Tips on buying a home in today’s market

Good suggestions from RealtyBizNews on getting good value in today’s housing market:

  • Use comparables: Comparables give you an idea of how similar homes with similar features rate by price in the market you’re looking at. If the comps look like the house you’re considering is priced too high, you can use that as a negotiating point. If the comps look lower, consider moving quickly.
  • Use realtors to your advantage: Good realtors can be a great help in finding the right home at the right price. Take advantage of their expertise.
  • Think like a flipper: Look for a homes that need a bit of repair that you can get below retail value. Don’t forget to check home investor lists.

Those darn Millennials!

Yes, it seems as if we’re always discussing Millennials, particularly they’re home buying habits (see , , , ) and a new report by the Urban Institute highlights the differences in their home purchase timeline as compared with other generations.

According to the report, millennials had a homeownership rate of 37 percent in 2015, which is 8 percent lower than Generation X and Baby Boomers when they were between 25 and 34 years old.

Of course, the reasons cited are familiar as well: a delay in getting married and starting a family (apparently marriage increases the probability of buying a home by close to 18 percent), massive student debt and high rents, making it harder to save up for a downpayment.

Finally, the current state of housing: high demand, low inventory, rising and rising prices might have something to so with it as well.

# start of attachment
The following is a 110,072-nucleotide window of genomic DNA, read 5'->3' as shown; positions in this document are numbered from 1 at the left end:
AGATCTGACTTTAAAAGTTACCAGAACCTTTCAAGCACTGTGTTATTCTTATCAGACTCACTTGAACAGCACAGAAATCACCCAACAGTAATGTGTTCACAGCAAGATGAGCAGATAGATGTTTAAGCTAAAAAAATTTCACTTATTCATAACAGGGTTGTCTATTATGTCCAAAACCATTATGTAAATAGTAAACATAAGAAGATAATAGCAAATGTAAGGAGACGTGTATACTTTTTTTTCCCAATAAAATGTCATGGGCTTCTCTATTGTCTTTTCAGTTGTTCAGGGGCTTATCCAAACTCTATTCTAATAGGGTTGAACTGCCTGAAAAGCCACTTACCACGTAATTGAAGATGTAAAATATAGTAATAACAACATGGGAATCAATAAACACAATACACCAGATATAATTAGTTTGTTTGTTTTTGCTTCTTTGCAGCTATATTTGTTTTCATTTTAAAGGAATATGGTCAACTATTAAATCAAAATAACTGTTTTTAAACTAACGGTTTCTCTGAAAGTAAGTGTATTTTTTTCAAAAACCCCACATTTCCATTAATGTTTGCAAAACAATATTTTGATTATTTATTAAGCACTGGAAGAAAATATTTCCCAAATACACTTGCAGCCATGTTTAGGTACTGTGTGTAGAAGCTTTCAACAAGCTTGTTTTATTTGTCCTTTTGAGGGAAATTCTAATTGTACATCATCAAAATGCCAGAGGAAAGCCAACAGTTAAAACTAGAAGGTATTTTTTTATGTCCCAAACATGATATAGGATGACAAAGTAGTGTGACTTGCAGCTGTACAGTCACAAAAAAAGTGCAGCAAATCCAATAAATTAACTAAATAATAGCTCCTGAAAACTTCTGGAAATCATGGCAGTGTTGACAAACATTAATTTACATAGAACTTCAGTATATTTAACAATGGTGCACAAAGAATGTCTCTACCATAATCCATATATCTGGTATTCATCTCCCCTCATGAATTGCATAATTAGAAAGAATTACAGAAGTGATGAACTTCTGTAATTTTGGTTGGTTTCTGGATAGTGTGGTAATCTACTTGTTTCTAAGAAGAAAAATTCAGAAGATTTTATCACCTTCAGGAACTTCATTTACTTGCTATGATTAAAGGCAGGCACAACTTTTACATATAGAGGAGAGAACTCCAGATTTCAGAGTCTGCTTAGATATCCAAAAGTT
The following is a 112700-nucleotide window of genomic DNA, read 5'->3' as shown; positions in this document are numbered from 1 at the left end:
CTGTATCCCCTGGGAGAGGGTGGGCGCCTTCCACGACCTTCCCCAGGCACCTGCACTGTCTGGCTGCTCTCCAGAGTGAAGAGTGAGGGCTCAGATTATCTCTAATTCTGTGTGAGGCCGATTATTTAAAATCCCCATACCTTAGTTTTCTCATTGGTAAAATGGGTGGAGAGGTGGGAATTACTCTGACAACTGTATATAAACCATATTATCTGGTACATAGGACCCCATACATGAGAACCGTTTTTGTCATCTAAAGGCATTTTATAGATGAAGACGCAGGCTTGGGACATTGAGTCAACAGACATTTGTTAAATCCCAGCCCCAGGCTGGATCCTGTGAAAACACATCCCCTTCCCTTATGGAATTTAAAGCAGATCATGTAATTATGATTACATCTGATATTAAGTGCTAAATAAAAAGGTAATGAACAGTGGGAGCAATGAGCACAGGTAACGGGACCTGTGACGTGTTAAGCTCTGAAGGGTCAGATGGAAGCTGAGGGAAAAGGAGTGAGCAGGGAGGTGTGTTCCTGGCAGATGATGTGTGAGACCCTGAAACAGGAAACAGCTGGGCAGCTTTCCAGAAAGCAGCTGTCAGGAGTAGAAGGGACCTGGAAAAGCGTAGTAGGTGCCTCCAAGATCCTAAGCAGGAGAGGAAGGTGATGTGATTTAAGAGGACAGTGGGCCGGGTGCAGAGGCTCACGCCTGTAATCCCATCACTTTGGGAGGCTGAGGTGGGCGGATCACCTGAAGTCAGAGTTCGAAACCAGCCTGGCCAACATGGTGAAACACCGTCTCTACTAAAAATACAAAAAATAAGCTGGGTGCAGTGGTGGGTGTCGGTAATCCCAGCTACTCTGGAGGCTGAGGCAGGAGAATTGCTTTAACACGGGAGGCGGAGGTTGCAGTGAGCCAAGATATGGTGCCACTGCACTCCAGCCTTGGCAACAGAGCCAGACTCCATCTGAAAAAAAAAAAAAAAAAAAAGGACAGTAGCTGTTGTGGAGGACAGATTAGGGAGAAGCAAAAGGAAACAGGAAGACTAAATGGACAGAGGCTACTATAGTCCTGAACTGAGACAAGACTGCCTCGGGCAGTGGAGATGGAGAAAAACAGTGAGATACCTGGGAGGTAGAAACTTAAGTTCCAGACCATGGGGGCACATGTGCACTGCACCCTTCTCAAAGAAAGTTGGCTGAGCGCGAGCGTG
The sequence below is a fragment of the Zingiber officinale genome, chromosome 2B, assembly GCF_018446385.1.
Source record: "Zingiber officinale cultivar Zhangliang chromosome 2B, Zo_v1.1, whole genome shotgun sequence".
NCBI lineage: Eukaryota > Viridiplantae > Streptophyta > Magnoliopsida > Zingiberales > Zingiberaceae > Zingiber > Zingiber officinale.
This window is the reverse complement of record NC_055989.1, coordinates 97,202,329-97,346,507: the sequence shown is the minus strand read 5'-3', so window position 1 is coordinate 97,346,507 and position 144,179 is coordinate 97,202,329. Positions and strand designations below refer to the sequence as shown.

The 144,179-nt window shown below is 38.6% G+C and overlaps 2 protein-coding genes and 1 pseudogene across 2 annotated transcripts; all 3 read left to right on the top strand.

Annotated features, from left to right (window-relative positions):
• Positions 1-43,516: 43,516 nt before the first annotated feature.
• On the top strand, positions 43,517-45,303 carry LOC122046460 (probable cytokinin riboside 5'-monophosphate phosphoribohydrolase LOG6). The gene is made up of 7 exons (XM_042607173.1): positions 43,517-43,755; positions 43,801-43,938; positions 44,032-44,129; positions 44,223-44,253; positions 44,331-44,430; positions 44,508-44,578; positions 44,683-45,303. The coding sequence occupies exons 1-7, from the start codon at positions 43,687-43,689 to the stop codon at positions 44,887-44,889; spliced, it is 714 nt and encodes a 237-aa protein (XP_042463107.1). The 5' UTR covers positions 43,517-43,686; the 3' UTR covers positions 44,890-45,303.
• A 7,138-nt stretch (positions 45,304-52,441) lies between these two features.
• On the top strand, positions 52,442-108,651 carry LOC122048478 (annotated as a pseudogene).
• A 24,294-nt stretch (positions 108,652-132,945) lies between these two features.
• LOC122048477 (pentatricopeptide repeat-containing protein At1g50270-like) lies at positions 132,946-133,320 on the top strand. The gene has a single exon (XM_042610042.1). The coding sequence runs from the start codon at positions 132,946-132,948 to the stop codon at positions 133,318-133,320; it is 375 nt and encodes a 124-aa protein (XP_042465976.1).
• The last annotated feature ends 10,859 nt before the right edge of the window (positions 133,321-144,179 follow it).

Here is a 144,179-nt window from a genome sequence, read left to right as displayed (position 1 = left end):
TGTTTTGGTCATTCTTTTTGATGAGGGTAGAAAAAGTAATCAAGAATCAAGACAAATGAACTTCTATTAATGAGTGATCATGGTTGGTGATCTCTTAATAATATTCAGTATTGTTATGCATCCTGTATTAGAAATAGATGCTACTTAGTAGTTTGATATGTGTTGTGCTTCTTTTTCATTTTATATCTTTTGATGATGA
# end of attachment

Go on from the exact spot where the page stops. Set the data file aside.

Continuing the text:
“Bump clauses” can bring better prices

According to real estate agents, home sellers are adding “bump clauses” to their real estate transaction contracts as a method of getting the possible offer on their homes.

Often used when there is a contingency, a “bump clause” allows sellers to enter into a contract with a potential buyer but still market their property. If a better offer materializes, the seller can tell the original buyers to “bump” up their offer or waive the contingency.

Sellers often use this practice to get other interested parties to make a higher bid without contingencies.


Urban population rising at the same as rate as the suburbs

For the first time in decades, population growth in urban city centers is increasing at the same pace as residential neighborhoods. Analysts cite the rise in mixed use environments as well the increase in job opportunities as significant factors.

Another reason is the more rapid increase in rental development in urban areas; between 2010 and 2017 rental inventory in cities rose twice as fast as the number of rental units in the suburbs. However, rental and prices tend be be higher in cities while the average household income is lower.


Freddie Mac: It’s hard for young people to buy a home

Falling squarely in the “tell us something we don’t already know department” Freddie Mac issued a report stating that since home prices are rising faster than incomes, young adults are having a difficult time affording a home. However, a few eyebrows were raised when the report concluded that it may be until 2025 until the situation improves significantly.